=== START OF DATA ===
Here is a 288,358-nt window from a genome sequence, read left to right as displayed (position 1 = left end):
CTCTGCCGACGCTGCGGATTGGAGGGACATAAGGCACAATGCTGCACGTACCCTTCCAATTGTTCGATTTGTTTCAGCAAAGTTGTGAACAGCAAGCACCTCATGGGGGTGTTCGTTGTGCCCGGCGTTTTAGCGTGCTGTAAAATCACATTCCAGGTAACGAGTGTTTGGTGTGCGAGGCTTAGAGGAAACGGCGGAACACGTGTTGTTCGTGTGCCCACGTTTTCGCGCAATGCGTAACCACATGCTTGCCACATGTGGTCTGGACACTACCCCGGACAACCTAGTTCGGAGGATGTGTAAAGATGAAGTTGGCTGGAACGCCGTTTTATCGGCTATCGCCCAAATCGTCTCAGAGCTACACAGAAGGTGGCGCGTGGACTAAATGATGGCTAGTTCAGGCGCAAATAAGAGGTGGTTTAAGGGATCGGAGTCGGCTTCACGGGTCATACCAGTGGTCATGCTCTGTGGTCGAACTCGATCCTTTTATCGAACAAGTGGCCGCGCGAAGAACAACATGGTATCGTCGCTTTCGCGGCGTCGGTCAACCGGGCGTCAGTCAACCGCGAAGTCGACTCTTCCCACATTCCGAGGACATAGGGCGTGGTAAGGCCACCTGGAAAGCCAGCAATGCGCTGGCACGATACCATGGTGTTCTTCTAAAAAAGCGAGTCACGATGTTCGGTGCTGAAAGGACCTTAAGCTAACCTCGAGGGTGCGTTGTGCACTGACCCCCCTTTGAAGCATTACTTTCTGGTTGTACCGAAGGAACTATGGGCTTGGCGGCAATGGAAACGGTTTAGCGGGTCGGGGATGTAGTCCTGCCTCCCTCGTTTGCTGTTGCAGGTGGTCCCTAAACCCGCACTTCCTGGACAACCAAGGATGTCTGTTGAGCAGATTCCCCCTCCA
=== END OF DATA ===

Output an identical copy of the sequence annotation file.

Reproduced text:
Here is a 288,358-nt window from a genome sequence, read left to right as displayed (position 1 = left end):
CTCTGCCGACGCTGCGGATTGGAGGGACATAAGGCACAATGCTGCACGTACCCTTCCAATTGTTCGATTTGTTTCAGCAAAGTTGTGAACAGCAAGCACCTCATGGGGGTGTTCGTTGTGCCCGGCGTTTTAGCGTGCTGTAAAATCACATTCCAGGTAACGAGTGTTTGGTGTGCGAGGCTTAGAGGAAACGGCGGAACACGTGTTGTTCGTGTGCCCACGTTTTCGCGCAATGCGTAACCACATGCTTGCCACATGTGGTCTGGACACTACCCCGGACAACCTAGTTCGGAGGATGTGTAAAGATGAAGTTGGCTGGAACGCCGTTTTATCGGCTATCGCCCAAATCGTCTCAGAGCTACACAGAAGGTGGCGCGTGGACTAAATGATGGCTAGTTCAGGCGCAAATAAGAGGTGGTTTAAGGGATCGGAGTCGGCTTCACGGGTCATACCAGTGGTCATGCTCTGTGGTCGAACTCGATCCTTTTATCGAACAAGTGGCCGCGCGAAGAACAACATGGTATCGTCGCTTTCGCGGCGTCGGTCAACCGGGCGTCAGTCAACCGCGAAGTCGACTCTTCCCACATTCCGAGGACATAGGGCGTGGTAAGGCCACCTGGAAAGCCAGCAATGCGCTGGCACGATACCATGGTGTTCTTCTAAAAAAGCGAGTCACGATGTTCGGTGCTGAAAGGACCTTAAGCTAACCTCGAGGGTGCGTTGTGCACTGACCCCCCTTTGAAGCATTACTTTCTGGTTGTACCGAAGGAACTATGGGCTTGGCGGCAATGGAAACGGTTTAGCGGGTCGGGGATGTAGTCCTGCCTCCCTCGTTTGCTGTTGCAGGTGGTCCCTAAACCCGCACTTCCTGGACAACCAAGGATGTCTGTTGAGCAGATTCCCCCTCCA